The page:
Warrnambool business levy plan may end in court as resistance rises

The delivery of proposed levy bills to more than 1300 business operators has already been delayed and is likely to remain in limbo for some weeks, placing more uncertainty on the plan by Commerce Warrnambool to raise $600,000 for promotion of the city as a regional trading centre.

The delivery of proposed levy bills to more than 1300 business operators has already been delayed and is likely to remain in limbo for some weeks, placing more uncertainty on the plan by Commerce Warrnambool to raise $600,000 for promotion of the city as a regional trading centre.

WARRNAMBOOL’S controversial proposed business promotion levy has been thrown into more turmoil, with legal action threatened by angry traders and moves within the city council to either scrap it or delay implementation.

The delivery of proposed levy bills to more than 1300 business operators has already been delayed and is likely to remain in limbo for some weeks, placing more uncertainty on the plan by Commerce Warrnambool to raise $600,000 for promotion of the city as a regional trading centre.

There will be two notices of motions in the agenda for Monday night’s public city council meeting: one from mayor Michael Neoh calling for the implementation process to be delayed until September 30 and the other from Cr Brian Kelson calling for it to be abandoned.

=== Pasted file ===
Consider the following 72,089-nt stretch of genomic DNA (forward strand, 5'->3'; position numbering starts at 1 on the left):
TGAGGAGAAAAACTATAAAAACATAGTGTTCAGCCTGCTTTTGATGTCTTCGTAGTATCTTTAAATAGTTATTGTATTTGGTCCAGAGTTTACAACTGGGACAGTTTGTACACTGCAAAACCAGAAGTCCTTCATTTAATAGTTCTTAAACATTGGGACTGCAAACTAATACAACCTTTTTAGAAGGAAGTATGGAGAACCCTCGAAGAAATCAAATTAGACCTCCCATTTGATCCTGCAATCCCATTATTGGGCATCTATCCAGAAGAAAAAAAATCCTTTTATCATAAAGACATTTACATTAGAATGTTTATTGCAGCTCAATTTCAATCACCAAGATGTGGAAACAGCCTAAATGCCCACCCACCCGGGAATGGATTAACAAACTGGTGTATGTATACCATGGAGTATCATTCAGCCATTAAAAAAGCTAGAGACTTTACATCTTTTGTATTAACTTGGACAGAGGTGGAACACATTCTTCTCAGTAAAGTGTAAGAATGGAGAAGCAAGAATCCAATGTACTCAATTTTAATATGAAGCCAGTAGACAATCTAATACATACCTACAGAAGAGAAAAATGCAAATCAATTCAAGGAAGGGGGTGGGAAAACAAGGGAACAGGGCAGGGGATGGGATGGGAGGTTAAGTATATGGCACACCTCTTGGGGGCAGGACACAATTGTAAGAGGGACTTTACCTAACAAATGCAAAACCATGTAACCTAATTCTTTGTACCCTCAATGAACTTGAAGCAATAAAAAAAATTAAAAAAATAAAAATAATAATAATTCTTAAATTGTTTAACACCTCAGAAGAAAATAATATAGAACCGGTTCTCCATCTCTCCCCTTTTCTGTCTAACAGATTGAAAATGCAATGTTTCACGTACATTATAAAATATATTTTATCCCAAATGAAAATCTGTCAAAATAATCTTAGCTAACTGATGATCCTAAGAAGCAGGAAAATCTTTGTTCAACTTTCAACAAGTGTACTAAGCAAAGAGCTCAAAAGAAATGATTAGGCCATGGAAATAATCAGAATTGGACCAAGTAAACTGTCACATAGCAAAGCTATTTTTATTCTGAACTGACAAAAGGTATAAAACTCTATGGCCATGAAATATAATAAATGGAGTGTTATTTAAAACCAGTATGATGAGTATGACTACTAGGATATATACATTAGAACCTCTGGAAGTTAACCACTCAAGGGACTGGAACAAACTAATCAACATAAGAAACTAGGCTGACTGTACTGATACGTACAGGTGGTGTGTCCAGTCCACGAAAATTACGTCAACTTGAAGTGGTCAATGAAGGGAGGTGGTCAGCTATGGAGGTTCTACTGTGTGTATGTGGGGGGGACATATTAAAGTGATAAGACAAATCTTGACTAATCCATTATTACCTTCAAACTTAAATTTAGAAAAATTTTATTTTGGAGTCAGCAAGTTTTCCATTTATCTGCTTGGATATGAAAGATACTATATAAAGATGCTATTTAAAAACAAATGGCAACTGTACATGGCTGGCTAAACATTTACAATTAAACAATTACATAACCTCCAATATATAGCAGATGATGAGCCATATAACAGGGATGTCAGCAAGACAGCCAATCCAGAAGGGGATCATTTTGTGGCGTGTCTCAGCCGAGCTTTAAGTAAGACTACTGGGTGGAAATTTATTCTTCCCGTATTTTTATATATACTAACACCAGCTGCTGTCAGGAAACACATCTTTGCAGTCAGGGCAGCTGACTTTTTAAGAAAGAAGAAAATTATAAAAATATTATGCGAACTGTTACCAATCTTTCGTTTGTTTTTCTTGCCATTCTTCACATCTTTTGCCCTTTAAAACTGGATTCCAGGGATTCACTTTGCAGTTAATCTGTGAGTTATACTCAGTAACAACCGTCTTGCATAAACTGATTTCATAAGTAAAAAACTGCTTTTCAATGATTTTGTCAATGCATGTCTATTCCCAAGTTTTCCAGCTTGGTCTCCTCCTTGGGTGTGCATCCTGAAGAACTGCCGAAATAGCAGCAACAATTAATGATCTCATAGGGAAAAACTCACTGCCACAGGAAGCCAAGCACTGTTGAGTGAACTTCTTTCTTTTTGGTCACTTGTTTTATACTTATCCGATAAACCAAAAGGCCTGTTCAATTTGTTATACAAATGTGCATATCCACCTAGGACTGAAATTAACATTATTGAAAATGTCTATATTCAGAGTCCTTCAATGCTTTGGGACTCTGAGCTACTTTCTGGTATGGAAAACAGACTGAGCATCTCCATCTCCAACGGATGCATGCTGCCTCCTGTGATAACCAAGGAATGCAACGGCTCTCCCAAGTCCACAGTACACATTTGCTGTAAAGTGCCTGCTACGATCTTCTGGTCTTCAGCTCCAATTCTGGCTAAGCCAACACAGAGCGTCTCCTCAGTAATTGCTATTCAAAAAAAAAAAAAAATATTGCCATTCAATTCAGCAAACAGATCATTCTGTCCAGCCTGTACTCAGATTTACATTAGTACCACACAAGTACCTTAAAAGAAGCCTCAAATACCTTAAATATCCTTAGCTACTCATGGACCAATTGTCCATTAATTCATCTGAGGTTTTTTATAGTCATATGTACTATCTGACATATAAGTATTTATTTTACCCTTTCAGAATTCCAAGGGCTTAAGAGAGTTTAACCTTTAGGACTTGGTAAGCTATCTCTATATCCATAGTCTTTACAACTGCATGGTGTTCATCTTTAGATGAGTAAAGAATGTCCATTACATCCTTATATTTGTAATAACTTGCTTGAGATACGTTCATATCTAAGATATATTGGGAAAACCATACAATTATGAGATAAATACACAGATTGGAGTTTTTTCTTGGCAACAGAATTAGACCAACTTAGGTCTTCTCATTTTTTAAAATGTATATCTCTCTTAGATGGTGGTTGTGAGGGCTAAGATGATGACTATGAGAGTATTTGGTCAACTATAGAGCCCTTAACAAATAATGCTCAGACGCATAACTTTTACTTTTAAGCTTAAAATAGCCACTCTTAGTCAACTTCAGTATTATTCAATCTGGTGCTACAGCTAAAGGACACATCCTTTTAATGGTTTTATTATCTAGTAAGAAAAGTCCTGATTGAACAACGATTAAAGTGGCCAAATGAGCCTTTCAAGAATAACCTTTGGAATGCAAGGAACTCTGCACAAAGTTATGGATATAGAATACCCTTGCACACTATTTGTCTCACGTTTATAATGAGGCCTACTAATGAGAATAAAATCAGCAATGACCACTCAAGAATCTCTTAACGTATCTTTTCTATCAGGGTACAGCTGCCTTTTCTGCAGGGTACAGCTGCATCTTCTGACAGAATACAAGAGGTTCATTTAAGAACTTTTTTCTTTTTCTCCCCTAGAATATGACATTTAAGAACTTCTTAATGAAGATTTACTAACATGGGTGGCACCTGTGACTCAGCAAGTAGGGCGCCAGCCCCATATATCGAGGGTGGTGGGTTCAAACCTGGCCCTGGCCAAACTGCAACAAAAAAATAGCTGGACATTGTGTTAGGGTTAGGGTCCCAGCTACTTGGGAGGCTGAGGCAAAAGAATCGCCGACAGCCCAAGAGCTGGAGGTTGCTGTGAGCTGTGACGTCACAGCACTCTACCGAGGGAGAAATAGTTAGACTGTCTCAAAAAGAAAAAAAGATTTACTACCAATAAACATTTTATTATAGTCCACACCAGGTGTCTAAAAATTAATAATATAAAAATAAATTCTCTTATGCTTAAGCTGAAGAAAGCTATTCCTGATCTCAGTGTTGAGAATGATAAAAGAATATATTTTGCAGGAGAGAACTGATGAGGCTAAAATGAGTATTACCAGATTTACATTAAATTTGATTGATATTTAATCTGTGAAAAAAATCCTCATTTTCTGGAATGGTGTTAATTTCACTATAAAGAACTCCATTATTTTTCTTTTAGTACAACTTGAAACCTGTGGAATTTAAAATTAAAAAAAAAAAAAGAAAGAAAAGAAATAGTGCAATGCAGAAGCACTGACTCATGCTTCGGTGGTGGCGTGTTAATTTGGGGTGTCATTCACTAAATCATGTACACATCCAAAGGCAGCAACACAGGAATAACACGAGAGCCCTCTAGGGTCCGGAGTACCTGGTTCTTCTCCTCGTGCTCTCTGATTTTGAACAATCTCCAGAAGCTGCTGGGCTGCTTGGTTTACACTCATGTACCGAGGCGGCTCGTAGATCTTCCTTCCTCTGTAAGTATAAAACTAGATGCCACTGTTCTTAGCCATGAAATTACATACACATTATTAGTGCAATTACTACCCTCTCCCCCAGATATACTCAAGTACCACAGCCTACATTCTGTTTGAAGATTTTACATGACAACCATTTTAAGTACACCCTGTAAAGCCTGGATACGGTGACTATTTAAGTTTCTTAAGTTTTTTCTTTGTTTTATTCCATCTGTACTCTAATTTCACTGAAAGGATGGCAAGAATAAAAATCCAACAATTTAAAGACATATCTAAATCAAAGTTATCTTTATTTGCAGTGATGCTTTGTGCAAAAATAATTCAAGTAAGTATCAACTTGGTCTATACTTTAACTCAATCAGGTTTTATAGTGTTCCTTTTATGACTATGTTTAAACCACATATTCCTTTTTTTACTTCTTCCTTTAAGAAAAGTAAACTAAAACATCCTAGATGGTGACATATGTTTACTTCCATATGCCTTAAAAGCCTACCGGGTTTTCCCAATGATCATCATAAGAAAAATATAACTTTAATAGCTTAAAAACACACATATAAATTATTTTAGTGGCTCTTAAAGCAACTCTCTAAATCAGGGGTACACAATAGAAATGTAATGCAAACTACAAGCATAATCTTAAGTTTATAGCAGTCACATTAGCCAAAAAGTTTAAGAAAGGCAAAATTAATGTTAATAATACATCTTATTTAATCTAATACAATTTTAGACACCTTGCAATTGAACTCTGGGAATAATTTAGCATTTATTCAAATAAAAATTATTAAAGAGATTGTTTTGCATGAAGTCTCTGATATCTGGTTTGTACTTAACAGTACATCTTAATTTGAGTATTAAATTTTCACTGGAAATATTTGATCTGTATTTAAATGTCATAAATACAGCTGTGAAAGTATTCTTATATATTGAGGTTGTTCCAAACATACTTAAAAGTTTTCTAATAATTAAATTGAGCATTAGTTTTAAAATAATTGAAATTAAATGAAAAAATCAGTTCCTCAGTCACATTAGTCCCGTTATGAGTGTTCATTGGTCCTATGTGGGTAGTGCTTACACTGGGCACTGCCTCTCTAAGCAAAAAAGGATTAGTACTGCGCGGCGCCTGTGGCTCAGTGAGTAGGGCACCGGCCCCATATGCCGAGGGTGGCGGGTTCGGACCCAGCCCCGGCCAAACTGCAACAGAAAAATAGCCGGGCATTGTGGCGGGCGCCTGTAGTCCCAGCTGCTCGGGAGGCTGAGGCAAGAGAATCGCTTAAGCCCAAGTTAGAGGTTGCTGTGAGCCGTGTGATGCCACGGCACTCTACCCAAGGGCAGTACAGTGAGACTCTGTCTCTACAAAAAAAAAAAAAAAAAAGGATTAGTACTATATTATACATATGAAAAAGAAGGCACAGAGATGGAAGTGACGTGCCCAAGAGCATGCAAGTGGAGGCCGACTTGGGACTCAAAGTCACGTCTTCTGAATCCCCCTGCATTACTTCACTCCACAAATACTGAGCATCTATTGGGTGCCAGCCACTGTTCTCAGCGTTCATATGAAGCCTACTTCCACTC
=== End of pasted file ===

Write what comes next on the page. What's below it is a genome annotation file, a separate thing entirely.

If Cr Kelson’s motion is defeated, a group of business operators known as Warrnambool Traders’ Action group has indicated it will seek a court order restraining Commerce Warrnambool from “pursuing actions that are outside the scope of its purpose”

Cr Kelson said he was responding to a request from the group to have the council’s May 19 motion on the levy rescinded. 

At that meeting councillors voted 3-2 to give notice of intention to declare a special rate for property owners and business operators “for the purposes of defraying expenses in undertaking promotion and development of the city as a place to live, work, invest, shop and visit”.

The traders’ group has said Commerce Warrnambool’s proposed levy breached legislation applicable to incorporated associations and its claim of consulting 900 businesses was a gross exaggeration.

Cr Neoh said he was putting forward his notice of motion at the request of Commerce Warrnambool which wanted more time to educate the community on its strategy.

“Commerce Warrnambool has requested an extension so they can further engage with the community,” he said. “They’ve had feedback from individuals and groups.

“An extension would provide opportunity for them to refine their business plan and maybe review the levy amount and educate the community on what it is.

“Extra time would give Commerce Warrnambool more time to engage not only a particular group, but others as well.”

If the September 30 extension is granted the special charge scheme bills would not be posted out until October. 

Official response to those bills would determine whether the council took a further vote on implementing the charge and forwarding the revenue to Commerce Warrnambool.

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